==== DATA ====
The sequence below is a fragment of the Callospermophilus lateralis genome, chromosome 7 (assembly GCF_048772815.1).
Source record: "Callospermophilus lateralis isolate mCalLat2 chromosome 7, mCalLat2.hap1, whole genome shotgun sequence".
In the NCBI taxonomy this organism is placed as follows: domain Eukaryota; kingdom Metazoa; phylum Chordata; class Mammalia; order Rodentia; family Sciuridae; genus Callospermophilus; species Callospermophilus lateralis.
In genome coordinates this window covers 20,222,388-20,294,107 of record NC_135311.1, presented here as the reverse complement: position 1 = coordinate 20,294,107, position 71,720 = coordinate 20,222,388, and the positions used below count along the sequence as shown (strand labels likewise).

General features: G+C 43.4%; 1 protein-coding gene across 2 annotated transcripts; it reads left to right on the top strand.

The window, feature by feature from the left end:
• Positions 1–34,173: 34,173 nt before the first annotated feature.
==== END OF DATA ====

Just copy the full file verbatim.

The sequence below is a fragment of the Callospermophilus lateralis genome, chromosome 7 (assembly GCF_048772815.1).
Source record: "Callospermophilus lateralis isolate mCalLat2 chromosome 7, mCalLat2.hap1, whole genome shotgun sequence".
In the NCBI taxonomy this organism is placed as follows: domain Eukaryota; kingdom Metazoa; phylum Chordata; class Mammalia; order Rodentia; family Sciuridae; genus Callospermophilus; species Callospermophilus lateralis.
In genome coordinates this window covers 20,222,388-20,294,107 of record NC_135311.1, presented here as the reverse complement: position 1 = coordinate 20,294,107, position 71,720 = coordinate 20,222,388, and the positions used below count along the sequence as shown (strand labels likewise).

General features: G+C 43.4%; 1 protein-coding gene across 2 annotated transcripts; it reads left to right on the top strand.

The window, feature by feature from the left end:
• Positions 1–34,173: 34,173 nt before the first annotated feature.